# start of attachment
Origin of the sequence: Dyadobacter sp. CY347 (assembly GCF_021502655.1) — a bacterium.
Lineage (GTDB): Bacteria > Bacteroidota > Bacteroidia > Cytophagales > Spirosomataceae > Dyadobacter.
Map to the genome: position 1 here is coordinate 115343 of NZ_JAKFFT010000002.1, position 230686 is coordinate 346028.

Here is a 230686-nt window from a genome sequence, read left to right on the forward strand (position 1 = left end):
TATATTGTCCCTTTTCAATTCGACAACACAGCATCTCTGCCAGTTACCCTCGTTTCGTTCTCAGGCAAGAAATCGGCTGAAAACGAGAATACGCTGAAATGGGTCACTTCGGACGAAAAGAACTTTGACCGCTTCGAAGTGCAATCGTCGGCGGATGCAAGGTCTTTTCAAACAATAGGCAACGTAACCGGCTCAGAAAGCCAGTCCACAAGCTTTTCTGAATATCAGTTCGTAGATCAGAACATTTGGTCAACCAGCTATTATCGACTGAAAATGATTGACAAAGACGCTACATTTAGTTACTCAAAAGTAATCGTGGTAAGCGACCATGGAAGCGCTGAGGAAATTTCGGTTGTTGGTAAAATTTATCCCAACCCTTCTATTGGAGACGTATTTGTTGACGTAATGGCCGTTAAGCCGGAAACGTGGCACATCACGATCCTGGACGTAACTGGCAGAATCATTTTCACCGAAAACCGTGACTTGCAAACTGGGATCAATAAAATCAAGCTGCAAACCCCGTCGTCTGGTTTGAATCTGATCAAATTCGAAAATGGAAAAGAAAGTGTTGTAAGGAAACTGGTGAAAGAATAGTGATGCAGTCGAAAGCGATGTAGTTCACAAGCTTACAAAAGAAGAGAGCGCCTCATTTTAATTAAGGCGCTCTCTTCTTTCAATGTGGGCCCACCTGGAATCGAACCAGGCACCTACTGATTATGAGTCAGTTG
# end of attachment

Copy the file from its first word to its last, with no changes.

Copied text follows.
Origin of the sequence: Dyadobacter sp. CY347 (assembly GCF_021502655.1) — a bacterium.
Lineage (GTDB): Bacteria > Bacteroidota > Bacteroidia > Cytophagales > Spirosomataceae > Dyadobacter.
Map to the genome: position 1 here is coordinate 115343 of NZ_JAKFFT010000002.1, position 230686 is coordinate 346028.

Here is a 230686-nt window from a genome sequence, read left to right on the forward strand (position 1 = left end):
TATATTGTCCCTTTTCAATTCGACAACACAGCATCTCTGCCAGTTACCCTCGTTTCGTTCTCAGGCAAGAAATCGGCTGAAAACGAGAATACGCTGAAATGGGTCACTTCGGACGAAAAGAACTTTGACCGCTTCGAAGTGCAATCGTCGGCGGATGCAAGGTCTTTTCAAACAATAGGCAACGTAACCGGCTCAGAAAGCCAGTCCACAAGCTTTTCTGAATATCAGTTCGTAGATCAGAACATTTGGTCAACCAGCTATTATCGACTGAAAATGATTGACAAAGACGCTACATTTAGTTACTCAAAAGTAATCGTGGTAAGCGACCATGGAAGCGCTGAGGAAATTTCGGTTGTTGGTAAAATTTATCCCAACCCTTCTATTGGAGACGTATTTGTTGACGTAATGGCCGTTAAGCCGGAAACGTGGCACATCACGATCCTGGACGTAACTGGCAGAATCATTTTCACCGAAAACCGTGACTTGCAAACTGGGATCAATAAAATCAAGCTGCAAACCCCGTCGTCTGGTTTGAATCTGATCAAATTCGAAAATGGAAAAGAAAGTGTTGTAAGGAAACTGGTGAAAGAATAGTGATGCAGTCGAAAGCGATGTAGTTCACAAGCTTACAAAAGAAGAGAGCGCCTCATTTTAATTAAGGCGCTCTCTTCTTTCAATGTGGGCCCACCTGGAATCGAACCAGGCACCTACTGATTATGAGTCAGTTG